(Mack Avenue MAC 1069)
The double bass player has the young Christian Sands on piano and Ulysses Owens Jr. on drums, and a tasty mix of originals and standards in the book.
Hallelujah Time is one of those standards, from the pen of Oscar Peterson, and its title pretty well sums up the mood and energy of the whole album – buoyant, filled with soul and celebration of life and music, and with some nifty time-keeping to boot.
Ham Hocks And Cabbage is a new tune but has a timeless feel, with a swiftly articulated blues melody, first played by McBride and then by McBride and Sands in tandem. Sands quickly digs in to his dinner with a rocking, rolling solo, full of all those blues cliches sounding freshly minted (can you have mint with ham?) and both McBride and Owens show themselves healthy eaters, too.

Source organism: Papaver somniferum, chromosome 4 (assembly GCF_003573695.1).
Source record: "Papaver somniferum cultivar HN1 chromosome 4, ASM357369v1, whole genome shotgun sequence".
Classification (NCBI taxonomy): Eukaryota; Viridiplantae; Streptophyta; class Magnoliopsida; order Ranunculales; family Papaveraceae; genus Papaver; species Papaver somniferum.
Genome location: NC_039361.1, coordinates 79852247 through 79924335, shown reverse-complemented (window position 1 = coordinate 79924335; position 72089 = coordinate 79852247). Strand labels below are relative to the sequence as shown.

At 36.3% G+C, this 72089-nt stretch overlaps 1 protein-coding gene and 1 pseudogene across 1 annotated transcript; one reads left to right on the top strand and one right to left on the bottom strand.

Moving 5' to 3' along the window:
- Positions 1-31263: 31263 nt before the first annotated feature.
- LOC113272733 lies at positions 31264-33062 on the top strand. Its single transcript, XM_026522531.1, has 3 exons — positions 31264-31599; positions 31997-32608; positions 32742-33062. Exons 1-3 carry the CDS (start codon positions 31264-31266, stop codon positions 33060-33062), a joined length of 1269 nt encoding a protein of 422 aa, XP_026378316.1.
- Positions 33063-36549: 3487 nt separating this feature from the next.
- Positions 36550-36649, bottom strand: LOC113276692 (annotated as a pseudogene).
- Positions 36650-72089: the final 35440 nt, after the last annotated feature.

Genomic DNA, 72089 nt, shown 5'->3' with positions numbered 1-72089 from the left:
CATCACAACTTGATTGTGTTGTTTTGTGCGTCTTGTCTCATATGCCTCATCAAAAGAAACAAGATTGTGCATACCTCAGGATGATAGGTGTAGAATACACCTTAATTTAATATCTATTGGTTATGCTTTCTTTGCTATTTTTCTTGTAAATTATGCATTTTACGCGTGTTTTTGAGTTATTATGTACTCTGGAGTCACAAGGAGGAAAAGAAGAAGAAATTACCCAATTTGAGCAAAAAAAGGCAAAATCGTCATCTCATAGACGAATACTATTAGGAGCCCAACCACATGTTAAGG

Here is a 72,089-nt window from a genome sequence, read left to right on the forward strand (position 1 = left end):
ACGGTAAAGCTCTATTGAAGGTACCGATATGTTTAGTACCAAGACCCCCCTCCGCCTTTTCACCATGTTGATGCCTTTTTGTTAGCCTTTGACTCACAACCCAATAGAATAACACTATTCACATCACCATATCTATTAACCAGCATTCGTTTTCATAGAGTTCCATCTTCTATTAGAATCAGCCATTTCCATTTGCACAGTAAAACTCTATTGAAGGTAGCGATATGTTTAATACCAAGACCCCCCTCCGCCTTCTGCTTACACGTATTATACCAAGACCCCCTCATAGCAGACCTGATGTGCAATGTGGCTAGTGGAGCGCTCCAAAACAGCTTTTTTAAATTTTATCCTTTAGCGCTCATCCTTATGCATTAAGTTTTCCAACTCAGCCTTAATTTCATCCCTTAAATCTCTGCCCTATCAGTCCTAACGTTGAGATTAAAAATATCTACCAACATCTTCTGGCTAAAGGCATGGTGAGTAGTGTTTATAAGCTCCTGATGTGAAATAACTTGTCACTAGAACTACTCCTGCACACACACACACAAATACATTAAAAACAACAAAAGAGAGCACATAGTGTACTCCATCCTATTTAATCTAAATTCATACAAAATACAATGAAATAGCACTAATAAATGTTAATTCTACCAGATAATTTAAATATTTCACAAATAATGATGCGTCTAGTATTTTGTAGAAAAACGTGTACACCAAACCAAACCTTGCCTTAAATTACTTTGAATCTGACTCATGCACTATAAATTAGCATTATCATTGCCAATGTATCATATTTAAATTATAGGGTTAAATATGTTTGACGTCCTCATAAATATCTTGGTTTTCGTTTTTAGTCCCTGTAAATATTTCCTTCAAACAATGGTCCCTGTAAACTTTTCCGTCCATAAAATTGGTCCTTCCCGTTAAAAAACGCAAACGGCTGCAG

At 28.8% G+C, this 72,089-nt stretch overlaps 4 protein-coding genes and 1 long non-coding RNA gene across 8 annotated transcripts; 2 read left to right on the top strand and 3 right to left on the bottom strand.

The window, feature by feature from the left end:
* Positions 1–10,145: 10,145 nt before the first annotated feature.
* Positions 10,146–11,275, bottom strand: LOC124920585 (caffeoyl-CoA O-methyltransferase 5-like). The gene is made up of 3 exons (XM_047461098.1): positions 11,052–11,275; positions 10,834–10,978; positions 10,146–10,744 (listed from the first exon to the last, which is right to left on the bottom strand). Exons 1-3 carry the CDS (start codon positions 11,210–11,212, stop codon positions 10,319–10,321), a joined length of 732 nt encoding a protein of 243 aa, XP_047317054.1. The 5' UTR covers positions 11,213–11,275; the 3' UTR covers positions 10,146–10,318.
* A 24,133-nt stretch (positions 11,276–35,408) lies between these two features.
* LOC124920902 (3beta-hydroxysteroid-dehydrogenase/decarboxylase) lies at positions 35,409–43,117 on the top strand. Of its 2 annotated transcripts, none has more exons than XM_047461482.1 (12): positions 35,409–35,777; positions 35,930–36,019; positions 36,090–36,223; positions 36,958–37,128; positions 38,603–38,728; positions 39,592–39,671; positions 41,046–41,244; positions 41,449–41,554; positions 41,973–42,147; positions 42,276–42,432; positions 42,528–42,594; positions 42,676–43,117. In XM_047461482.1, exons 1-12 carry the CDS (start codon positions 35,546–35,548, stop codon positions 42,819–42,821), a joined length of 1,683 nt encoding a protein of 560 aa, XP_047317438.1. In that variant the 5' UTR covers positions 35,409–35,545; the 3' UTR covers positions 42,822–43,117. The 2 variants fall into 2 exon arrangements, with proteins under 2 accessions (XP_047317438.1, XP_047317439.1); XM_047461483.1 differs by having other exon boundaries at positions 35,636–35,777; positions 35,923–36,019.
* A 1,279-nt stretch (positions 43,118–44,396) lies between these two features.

McBride’s I Guess I’ll Have To Forget is a gentle, dappled stroll, and it’s nice to hear a Dr Billy Taylor tune that isn’t I Wish I Knew How It Would Feel To Be Free (more commonly known as the BBC’s Film Programme theme). This one is another stroll, the aptly named Easy Walker.
The way this band is anchored in the tradition and yet still is able to make it sound new, is amply demonstrated by their reading of My Favourite Things. It’s freed from the Coltrane shackles by switching it into 5/4 and then feeding it full of warm sonorities. East Of The Sun gets an equally bright reading, with McBride showing just how vocal his double bass can be – the man is a marvel.
You want fast, try Cherokee, you want languid, take I Have Dreamed with gorgeous arco bass melody, and if you want funky, there’s the closer, Who’s Making Love (though that bass line is a little too close to Another One Bites The Dust for comfort).
Cooking all the way.
Categories: CD review